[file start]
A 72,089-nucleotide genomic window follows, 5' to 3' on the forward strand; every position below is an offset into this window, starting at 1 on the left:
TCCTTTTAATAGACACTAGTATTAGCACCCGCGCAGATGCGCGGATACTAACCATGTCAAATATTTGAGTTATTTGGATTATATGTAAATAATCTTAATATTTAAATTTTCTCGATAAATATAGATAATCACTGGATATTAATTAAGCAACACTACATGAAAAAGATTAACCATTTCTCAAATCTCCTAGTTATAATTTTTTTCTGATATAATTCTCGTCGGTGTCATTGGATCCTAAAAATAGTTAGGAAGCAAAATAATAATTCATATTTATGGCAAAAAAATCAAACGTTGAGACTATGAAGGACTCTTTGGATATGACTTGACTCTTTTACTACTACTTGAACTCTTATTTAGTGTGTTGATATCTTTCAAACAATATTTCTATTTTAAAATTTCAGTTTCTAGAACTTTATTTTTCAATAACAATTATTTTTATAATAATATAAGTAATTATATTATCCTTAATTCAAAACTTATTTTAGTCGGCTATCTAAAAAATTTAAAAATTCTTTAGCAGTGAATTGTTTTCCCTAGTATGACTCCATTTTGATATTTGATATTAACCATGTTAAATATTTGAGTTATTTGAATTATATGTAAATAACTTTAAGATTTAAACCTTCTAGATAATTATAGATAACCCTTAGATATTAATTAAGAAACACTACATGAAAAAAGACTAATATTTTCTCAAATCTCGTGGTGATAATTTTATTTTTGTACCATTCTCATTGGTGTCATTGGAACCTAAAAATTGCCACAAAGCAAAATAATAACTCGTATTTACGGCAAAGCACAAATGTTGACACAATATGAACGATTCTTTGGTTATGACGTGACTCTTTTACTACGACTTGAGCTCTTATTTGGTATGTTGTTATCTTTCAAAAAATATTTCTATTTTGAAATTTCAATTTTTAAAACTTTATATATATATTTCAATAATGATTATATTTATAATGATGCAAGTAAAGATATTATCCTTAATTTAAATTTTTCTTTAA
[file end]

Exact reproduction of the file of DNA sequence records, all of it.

A 72,089-nucleotide genomic window follows, 5' to 3' on the forward strand; every position below is an offset into this window, starting at 1 on the left:
TCCTTTTAATAGACACTAGTATTAGCACCCGCGCAGATGCGCGGATACTAACCATGTCAAATATTTGAGTTATTTGGATTATATGTAAATAATCTTAATATTTAAATTTTCTCGATAAATATAGATAATCACTGGATATTAATTAAGCAACACTACATGAAAAAGATTAACCATTTCTCAAATCTCCTAGTTATAATTTTTTTCTGATATAATTCTCGTCGGTGTCATTGGATCCTAAAAATAGTTAGGAAGCAAAATAATAATTCATATTTATGGCAAAAAAATCAAACGTTGAGACTATGAAGGACTCTTTGGATATGACTTGACTCTTTTACTACTACTTGAACTCTTATTTAGTGTGTTGATATCTTTCAAACAATATTTCTATTTTAAAATTTCAGTTTCTAGAACTTTATTTTTCAATAACAATTATTTTTATAATAATATAAGTAATTATATTATCCTTAATTCAAAACTTATTTTAGTCGGCTATCTAAAAAATTTAAAAATTCTTTAGCAGTGAATTGTTTTCCCTAGTATGACTCCATTTTGATATTTGATATTAACCATGTTAAATATTTGAGTTATTTGAATTATATGTAAATAACTTTAAGATTTAAACCTTCTAGATAATTATAGATAACCCTTAGATATTAATTAAGAAACACTACATGAAAAAAGACTAATATTTTCTCAAATCTCGTGGTGATAATTTTATTTTTGTACCATTCTCATTGGTGTCATTGGAACCTAAAAATTGCCACAAAGCAAAATAATAACTCGTATTTACGGCAAAGCACAAATGTTGACACAATATGAACGATTCTTTGGTTATGACGTGACTCTTTTACTACGACTTGAGCTCTTATTTGGTATGTTGTTATCTTTCAAAAAATATTTCTATTTTGAAATTTCAATTTTTAAAACTTTATATATATATTTCAATAATGATTATATTTATAATGATGCAAGTAAAGATATTATCCTTAATTTAAATTTTTCTTTAA